Insights | By Howard Tiersky

WHAT 18TH CENTURY CHINA CAN TEACH YOU ABOUT YOUR DIGITAL TRANSFORMATION

Leaders of digital transformation often struggle against change-resistant executives and cultures. But this is nothing new, and companies facing the risks of failure to change can learn something from history, such as this story from Imperial China.

The Qing Dynasty ruled China during the 18th century, a time when each new emperor was selected from amongst the royal family based on merit. In 1736, it was the fifth son of the recently deceased ruler who won the competitive succession process and became known as the Qianlong Emperor.

What merit did the Qianlong Emperor possess that earned him the throne? Among other skills, he was an expert archer, winning many competitions with his longbow.

Flash forward 57 years. A diplomatic team from England, known as the Macartney Mission, is sent to China by the infamous King George III to negotiate trade agreements with the Qianlong Emperor. The delegation arrived with a proposal to trade China large quantities of British guns for the royal army in exchange for items that were desirable in the West.

Although China had invented gunpowder almost 1,000 years earlier, as of the 18th century, Chinese manufacturing of guns was still primitive and their weapons far inferior to those made in England.

But that didn’t matter much to the Qianlong Emperor, who was largely uninterested in guns and preferred to equip his armies with his beloved longbows. In fact, he had discouraged divisions of his military that were experimenting with improving Chinese firearm design and manufacturing.

When shown a demonstration of how easily and reliably the British rifles being offered in trade could be aimed, fired, and reloaded, he is reported to have remarked that they seemed more like a weapon “for children,” not for serious warfare.

At the end of the visit, the emperor wrote a letter to King George as formal rejection of the British proposal that stated: “I set no value on your objects strange or ingenious and have no use for your country’s manufactures.”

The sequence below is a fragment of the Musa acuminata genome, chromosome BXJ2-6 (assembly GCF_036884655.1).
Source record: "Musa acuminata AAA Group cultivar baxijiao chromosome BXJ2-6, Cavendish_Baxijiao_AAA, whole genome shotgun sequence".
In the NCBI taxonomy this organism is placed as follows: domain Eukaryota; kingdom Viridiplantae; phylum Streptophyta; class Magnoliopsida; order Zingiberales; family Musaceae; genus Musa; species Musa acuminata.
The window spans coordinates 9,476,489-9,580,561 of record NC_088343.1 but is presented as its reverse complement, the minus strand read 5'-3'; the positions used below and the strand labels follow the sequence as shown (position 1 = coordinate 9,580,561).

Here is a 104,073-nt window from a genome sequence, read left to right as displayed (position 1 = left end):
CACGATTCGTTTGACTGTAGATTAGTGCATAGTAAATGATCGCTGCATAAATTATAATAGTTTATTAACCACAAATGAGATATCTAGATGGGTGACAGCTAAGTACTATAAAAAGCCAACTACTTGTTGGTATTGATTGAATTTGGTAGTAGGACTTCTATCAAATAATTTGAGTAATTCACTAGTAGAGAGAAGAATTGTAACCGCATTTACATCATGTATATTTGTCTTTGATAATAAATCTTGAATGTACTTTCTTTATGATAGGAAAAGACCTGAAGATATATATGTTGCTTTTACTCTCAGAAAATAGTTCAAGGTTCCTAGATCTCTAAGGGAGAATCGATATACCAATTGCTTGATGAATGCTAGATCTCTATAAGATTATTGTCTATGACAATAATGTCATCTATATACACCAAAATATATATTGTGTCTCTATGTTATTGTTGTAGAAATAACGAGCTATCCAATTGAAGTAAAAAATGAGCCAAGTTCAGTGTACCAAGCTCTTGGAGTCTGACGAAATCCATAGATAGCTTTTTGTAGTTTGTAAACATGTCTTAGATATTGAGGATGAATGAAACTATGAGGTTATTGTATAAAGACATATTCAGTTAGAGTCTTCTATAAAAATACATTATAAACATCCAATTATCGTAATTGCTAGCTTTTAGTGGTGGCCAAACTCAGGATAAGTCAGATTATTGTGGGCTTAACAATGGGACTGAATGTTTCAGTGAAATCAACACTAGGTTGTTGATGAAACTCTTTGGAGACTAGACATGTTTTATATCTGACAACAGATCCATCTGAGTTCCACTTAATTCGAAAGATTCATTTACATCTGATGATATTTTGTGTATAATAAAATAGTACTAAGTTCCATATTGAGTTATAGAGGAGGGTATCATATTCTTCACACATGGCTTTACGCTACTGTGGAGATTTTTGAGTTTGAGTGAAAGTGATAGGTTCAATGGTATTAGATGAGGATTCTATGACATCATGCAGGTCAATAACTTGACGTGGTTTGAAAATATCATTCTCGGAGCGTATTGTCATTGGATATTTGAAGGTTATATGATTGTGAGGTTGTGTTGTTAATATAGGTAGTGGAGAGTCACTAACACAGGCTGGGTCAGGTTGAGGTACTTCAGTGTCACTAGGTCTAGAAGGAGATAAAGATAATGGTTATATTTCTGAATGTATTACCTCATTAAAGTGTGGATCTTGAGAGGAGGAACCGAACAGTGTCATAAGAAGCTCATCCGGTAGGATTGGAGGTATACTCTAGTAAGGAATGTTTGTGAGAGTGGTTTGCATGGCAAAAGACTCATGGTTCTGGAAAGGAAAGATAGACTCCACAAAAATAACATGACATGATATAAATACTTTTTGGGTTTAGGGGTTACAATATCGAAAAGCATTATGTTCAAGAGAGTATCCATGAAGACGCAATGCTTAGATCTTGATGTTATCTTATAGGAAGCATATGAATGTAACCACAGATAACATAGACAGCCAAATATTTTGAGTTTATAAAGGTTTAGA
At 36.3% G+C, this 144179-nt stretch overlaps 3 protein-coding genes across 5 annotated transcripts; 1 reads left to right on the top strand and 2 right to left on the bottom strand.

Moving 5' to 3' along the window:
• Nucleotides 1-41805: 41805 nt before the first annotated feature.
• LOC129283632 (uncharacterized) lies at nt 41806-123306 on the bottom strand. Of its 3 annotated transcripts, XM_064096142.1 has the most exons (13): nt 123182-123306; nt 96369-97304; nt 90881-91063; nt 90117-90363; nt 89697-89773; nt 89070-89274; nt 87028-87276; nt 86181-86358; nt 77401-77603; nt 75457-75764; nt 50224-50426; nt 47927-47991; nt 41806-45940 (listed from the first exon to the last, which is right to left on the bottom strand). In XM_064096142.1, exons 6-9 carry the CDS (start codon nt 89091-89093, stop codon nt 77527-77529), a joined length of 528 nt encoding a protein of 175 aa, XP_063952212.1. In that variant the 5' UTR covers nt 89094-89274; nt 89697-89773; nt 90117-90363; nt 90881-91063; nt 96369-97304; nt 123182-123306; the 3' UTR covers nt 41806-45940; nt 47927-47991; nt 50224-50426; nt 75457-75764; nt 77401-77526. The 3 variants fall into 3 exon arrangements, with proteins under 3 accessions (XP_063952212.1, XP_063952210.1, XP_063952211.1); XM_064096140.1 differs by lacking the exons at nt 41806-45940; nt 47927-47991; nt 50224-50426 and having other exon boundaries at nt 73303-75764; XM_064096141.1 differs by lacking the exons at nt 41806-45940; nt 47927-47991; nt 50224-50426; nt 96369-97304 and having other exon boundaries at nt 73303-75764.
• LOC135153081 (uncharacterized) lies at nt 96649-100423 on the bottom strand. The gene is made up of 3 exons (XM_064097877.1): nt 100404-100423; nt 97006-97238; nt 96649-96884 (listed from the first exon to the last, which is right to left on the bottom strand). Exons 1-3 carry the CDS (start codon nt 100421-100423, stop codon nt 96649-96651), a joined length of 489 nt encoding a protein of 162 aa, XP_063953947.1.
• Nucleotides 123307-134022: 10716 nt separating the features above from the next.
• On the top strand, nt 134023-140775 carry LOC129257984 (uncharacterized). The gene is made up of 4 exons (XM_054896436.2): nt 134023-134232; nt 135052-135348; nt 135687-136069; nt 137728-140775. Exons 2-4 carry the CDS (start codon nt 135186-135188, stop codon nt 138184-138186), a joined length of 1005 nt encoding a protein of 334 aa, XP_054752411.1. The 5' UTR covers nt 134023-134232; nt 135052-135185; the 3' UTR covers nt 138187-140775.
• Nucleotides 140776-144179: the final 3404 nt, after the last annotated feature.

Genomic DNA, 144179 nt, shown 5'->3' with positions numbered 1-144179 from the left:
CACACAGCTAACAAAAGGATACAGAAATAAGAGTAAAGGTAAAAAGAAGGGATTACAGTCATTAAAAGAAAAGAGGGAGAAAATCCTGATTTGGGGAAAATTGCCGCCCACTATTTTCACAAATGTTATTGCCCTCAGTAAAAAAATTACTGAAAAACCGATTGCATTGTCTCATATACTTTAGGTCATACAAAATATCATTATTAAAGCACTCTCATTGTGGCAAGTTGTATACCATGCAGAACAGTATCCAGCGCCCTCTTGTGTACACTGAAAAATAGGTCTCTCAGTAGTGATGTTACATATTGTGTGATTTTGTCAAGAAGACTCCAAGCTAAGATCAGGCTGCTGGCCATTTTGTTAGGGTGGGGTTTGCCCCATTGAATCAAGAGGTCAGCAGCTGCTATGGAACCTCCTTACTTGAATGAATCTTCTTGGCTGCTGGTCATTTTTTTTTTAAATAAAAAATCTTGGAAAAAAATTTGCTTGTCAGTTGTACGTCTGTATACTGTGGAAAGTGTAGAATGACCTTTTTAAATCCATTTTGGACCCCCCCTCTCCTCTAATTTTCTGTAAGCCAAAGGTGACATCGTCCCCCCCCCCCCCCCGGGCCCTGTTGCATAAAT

Thirty years later, China was under near total British control, subdued by those superior European firearms during the Opium Wars.

Back at the time of the Macartney Mission, China’s economy was the largest in the world. By the end of the Opium Wars, the Chinese had largely lost sovereignty over their own country, and ten years after that, the country’s gross domestic product had fallen by half. As a consequence, the Qing Dynasty was the last of China’s 12 imperial dynasties that had collectively ruled China for over 2,100 years.

The Qianlong Emperor was a powerful leader, but he made the fatal mistake of failing to recognize the rapid change that was happening in the world, and that brought about his downfall. Today, the world is changing rapidly once more, and companies that cannot see that and fail to transform to adapt will inevitably suffer the same fate.

My new book, WINNING DIGITAL CUSTOMERS, talks extensively about digital transformation and offers fresh insights on how companies can innovate to thrive in today’s digital world, and how you can fight the kind of “resistance to change” that was present in 18th century China and is also probably present at your company. You can get FREE ACCESS to the first chapter by clicking this link https://wdc.ht/freechapter.

Get FREE access to the first chapter of FROM`s
Wall Street Journal Best Selling Book

WINNING DIGITAL CUSTOMERS


  • Learn the three patterns of all successful digital brands (including companies like Apple, Netflix and Uber).
  • Understand why many great new products fail, and the formula for building products that won’t.
  • Discover the key reasons companies resist change and how to overcome them.
Get FREE access to the first chapter of FROM's
Wall Street Journal Best Selling Book

WINNING DIGITAL CUSTOMERS


  • Learn the three patterns of all successful digital brands (including companies like Apple, Netflix and Uber).
  • Understand why many great new products fail, and the formula for building products that won’t.
  • Discover the key reasons companies resist change and how to overcome them.